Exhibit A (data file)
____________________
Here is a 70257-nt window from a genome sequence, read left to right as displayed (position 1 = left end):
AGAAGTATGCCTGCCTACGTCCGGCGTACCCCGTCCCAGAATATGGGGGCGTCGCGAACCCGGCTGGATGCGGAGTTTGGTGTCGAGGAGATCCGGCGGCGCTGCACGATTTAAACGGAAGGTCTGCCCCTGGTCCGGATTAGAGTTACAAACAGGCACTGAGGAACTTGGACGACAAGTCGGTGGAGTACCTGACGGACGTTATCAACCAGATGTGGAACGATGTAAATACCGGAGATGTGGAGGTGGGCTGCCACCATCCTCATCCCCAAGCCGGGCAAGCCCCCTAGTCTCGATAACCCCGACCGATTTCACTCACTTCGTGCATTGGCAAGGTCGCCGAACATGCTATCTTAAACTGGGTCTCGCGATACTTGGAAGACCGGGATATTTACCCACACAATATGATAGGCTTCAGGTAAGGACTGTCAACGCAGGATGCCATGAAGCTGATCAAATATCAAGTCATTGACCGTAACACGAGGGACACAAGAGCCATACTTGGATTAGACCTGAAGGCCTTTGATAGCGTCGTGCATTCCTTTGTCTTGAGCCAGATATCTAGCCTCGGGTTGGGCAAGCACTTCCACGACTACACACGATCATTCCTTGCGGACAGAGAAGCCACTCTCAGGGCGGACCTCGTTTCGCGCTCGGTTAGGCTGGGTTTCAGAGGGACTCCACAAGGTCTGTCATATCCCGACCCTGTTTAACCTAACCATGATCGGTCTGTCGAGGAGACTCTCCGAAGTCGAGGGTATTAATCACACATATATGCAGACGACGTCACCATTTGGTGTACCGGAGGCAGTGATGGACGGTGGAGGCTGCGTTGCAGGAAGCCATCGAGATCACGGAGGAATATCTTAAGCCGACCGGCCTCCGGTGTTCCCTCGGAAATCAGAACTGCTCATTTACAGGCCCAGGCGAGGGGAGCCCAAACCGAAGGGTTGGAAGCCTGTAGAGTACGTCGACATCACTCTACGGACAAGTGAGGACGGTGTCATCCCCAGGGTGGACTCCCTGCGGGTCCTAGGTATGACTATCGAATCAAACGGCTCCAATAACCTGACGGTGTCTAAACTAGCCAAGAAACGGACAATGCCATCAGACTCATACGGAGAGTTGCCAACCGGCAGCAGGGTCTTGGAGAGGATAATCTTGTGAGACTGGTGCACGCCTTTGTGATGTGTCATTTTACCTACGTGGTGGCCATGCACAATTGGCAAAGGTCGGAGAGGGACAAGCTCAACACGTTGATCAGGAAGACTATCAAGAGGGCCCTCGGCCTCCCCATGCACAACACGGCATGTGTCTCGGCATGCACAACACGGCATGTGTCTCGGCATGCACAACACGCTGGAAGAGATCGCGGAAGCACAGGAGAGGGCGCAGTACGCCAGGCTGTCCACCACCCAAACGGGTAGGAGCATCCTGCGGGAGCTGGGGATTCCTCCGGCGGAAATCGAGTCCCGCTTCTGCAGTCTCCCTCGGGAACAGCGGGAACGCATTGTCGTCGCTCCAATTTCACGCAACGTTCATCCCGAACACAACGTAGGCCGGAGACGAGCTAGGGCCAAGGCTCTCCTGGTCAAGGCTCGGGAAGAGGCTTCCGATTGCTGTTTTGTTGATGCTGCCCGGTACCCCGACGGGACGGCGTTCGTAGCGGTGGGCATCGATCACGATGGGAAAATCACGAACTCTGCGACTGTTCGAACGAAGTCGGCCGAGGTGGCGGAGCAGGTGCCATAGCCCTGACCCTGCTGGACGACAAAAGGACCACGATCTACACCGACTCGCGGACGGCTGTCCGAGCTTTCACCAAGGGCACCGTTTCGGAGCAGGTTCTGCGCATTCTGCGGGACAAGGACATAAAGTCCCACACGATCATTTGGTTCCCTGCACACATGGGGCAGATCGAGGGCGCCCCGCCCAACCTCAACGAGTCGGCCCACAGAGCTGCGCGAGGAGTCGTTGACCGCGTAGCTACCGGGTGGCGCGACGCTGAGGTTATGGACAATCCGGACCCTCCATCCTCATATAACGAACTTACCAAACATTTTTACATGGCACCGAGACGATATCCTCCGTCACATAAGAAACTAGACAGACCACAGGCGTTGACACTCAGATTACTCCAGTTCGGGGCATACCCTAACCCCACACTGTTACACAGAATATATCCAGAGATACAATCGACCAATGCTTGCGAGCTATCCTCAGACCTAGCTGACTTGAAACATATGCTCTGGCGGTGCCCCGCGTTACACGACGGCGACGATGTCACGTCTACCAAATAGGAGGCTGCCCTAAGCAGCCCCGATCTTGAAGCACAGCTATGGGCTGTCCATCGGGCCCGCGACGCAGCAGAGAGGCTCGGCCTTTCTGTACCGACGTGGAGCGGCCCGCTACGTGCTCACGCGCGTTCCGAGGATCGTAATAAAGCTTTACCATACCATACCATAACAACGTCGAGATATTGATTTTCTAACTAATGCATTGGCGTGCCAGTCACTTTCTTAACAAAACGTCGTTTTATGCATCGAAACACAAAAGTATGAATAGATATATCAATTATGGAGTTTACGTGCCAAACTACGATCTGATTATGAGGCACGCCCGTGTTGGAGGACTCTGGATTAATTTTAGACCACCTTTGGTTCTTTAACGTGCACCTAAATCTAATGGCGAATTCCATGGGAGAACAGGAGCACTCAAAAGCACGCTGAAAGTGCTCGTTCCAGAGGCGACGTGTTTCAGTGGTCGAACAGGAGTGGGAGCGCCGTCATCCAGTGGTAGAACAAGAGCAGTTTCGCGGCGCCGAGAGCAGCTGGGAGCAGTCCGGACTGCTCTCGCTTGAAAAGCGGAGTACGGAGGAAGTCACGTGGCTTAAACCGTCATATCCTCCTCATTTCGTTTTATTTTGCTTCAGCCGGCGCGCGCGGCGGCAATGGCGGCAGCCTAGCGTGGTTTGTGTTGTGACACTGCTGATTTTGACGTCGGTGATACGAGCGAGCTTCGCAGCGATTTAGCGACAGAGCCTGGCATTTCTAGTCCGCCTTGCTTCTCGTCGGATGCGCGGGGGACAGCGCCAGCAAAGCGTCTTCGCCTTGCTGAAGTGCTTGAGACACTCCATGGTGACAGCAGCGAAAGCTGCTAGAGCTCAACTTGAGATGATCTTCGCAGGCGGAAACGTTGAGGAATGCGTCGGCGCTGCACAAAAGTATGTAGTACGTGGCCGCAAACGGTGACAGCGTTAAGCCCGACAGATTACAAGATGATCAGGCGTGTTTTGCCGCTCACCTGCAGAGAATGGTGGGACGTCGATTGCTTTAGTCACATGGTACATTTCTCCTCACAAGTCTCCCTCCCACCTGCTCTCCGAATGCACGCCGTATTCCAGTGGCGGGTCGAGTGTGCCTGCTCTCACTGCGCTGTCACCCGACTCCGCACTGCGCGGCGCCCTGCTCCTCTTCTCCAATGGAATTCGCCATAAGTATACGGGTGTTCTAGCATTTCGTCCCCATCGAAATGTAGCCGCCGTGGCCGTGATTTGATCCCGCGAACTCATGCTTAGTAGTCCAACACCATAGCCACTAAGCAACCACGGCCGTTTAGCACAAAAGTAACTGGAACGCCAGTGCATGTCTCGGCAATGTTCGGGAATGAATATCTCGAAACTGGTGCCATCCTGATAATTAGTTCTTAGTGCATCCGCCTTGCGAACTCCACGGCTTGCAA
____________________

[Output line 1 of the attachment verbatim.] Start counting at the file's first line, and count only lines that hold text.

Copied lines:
Here is a 70257-nt window from a genome sequence, read left to right as displayed (position 1 = left end):